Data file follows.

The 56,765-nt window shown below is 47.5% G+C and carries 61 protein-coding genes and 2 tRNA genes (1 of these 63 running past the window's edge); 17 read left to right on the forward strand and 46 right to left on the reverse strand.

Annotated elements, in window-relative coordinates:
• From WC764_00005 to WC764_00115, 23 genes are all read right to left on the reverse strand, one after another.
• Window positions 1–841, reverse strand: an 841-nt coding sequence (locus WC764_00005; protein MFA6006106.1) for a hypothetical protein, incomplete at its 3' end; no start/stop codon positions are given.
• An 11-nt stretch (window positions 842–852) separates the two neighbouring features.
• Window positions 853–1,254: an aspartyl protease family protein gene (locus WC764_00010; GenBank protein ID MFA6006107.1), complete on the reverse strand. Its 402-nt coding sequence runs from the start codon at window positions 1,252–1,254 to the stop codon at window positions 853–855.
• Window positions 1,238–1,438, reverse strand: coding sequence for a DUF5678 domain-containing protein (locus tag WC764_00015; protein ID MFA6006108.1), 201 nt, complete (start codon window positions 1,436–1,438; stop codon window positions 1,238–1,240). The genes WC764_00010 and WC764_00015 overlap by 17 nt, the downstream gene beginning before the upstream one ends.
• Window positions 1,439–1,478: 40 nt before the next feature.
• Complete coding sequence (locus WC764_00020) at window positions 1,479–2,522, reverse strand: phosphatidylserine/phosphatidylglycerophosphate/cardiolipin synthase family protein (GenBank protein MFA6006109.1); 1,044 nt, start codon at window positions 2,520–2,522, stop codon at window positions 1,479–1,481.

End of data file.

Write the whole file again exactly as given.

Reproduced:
The 56,765-nt window shown below is 47.5% G+C and carries 61 protein-coding genes and 2 tRNA genes (1 of these 63 running past the window's edge); 17 read left to right on the forward strand and 46 right to left on the reverse strand.

Annotated elements, in window-relative coordinates:
• From WC764_00005 to WC764_00115, 23 genes are all read right to left on the reverse strand, one after another.
• Window positions 1–841, reverse strand: an 841-nt coding sequence (locus WC764_00005; protein MFA6006106.1) for a hypothetical protein, incomplete at its 3' end; no start/stop codon positions are given.
• An 11-nt stretch (window positions 842–852) separates the two neighbouring features.
• Window positions 853–1,254: an aspartyl protease family protein gene (locus WC764_00010; GenBank protein ID MFA6006107.1), complete on the reverse strand. Its 402-nt coding sequence runs from the start codon at window positions 1,252–1,254 to the stop codon at window positions 853–855.
• Window positions 1,238–1,438, reverse strand: coding sequence for a DUF5678 domain-containing protein (locus tag WC764_00015; protein ID MFA6006108.1), 201 nt, complete (start codon window positions 1,436–1,438; stop codon window positions 1,238–1,240). The genes WC764_00010 and WC764_00015 overlap by 17 nt, the downstream gene beginning before the upstream one ends.
• Window positions 1,439–1,478: 40 nt before the next feature.
• Complete coding sequence (locus WC764_00020) at window positions 1,479–2,522, reverse strand: phosphatidylserine/phosphatidylglycerophosphate/cardiolipin synthase family protein (GenBank protein MFA6006109.1); 1,044 nt, start codon at window positions 2,520–2,522, stop codon at window positions 1,479–1,481.